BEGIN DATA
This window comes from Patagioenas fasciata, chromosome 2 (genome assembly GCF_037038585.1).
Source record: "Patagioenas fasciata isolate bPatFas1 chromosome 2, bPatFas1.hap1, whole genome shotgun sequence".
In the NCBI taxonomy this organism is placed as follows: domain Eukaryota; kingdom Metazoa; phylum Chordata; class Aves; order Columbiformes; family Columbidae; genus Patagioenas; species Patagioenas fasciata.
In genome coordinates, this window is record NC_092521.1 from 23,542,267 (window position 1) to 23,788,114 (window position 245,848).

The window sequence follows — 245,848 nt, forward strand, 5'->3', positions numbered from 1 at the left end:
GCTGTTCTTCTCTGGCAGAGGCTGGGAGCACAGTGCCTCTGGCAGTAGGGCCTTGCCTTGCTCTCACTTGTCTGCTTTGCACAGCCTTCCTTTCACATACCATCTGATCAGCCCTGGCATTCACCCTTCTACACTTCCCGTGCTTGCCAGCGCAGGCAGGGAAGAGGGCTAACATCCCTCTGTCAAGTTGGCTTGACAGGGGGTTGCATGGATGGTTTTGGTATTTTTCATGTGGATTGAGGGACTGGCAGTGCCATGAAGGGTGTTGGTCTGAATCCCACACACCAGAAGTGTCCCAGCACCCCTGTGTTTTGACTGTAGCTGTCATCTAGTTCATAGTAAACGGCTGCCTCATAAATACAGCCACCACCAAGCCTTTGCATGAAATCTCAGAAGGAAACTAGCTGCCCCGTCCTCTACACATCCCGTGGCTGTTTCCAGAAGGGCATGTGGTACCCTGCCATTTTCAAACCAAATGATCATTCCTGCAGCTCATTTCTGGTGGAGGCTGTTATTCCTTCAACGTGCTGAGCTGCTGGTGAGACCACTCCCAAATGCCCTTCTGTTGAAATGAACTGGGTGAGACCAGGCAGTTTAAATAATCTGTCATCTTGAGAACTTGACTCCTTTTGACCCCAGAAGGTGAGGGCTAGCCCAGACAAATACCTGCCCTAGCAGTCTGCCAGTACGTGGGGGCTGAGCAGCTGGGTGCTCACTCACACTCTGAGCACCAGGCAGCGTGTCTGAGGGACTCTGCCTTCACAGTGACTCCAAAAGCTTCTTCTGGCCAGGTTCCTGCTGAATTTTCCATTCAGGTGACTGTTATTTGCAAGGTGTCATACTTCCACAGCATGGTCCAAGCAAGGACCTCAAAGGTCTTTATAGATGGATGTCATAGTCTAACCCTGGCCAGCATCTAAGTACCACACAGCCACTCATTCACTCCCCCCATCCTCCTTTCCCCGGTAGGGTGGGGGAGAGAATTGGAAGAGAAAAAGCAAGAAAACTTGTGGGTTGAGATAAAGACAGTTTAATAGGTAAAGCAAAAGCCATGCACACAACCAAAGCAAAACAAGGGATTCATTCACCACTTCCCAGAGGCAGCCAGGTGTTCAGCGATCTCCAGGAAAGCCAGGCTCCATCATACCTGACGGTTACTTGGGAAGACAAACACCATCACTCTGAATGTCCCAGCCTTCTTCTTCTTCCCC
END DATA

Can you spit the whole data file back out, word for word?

This window comes from Patagioenas fasciata, chromosome 2 (genome assembly GCF_037038585.1).
Source record: "Patagioenas fasciata isolate bPatFas1 chromosome 2, bPatFas1.hap1, whole genome shotgun sequence".
In the NCBI taxonomy this organism is placed as follows: domain Eukaryota; kingdom Metazoa; phylum Chordata; class Aves; order Columbiformes; family Columbidae; genus Patagioenas; species Patagioenas fasciata.
In genome coordinates, this window is record NC_092521.1 from 23,542,267 (window position 1) to 23,788,114 (window position 245,848).

The window sequence follows — 245,848 nt, forward strand, 5'->3', positions numbered from 1 at the left end:
GCTGTTCTTCTCTGGCAGAGGCTGGGAGCACAGTGCCTCTGGCAGTAGGGCCTTGCCTTGCTCTCACTTGTCTGCTTTGCACAGCCTTCCTTTCACATACCATCTGATCAGCCCTGGCATTCACCCTTCTACACTTCCCGTGCTTGCCAGCGCAGGCAGGGAAGAGGGCTAACATCCCTCTGTCAAGTTGGCTTGACAGGGGGTTGCATGGATGGTTTTGGTATTTTTCATGTGGATTGAGGGACTGGCAGTGCCATGAAGGGTGTTGGTCTGAATCCCACACACCAGAAGTGTCCCAGCACCCCTGTGTTTTGACTGTAGCTGTCATCTAGTTCATAGTAAACGGCTGCCTCATAAATACAGCCACCACCAAGCCTTTGCATGAAATCTCAGAAGGAAACTAGCTGCCCCGTCCTCTACACATCCCGTGGCTGTTTCCAGAAGGGCATGTGGTACCCTGCCATTTTCAAACCAAATGATCATTCCTGCAGCTCATTTCTGGTGGAGGCTGTTATTCCTTCAACGTGCTGAGCTGCTGGTGAGACCACTCCCAAATGCCCTTCTGTTGAAATGAACTGGGTGAGACCAGGCAGTTTAAATAATCTGTCATCTTGAGAACTTGACTCCTTTTGACCCCAGAAGGTGAGGGCTAGCCCAGACAAATACCTGCCCTAGCAGTCTGCCAGTACGTGGGGGCTGAGCAGCTGGGTGCTCACTCACACTCTGAGCACCAGGCAGCGTGTCTGAGGGACTCTGCCTTCACAGTGACTCCAAAAGCTTCTTCTGGCCAGGTTCCTGCTGAATTTTCCATTCAGGTGACTGTTATTTGCAAGGTGTCATACTTCCACAGCATGGTCCAAGCAAGGACCTCAAAGGTCTTTATAGATGGATGTCATAGTCTAACCCTGGCCAGCATCTAAGTACCACACAGCCACTCATTCACTCCCCCCATCCTCCTTTCCCCGGTAGGGTGGGGGAGAGAATTGGAAGAGAAAAAGCAAGAAAACTTGTGGGTTGAGATAAAGACAGTTTAATAGGTAAAGCAAAAGCCATGCACACAACCAAAGCAAAACAAGGGATTCATTCACCACTTCCCAGAGGCAGCCAGGTGTTCAGCGATCTCCAGGAAAGCCAGGCTCCATCATACCTGACGGTTACTTGGGAAGACAAACACCATCACTCTGAATGTCCCAGCCTTCTTCTTCTTCCCC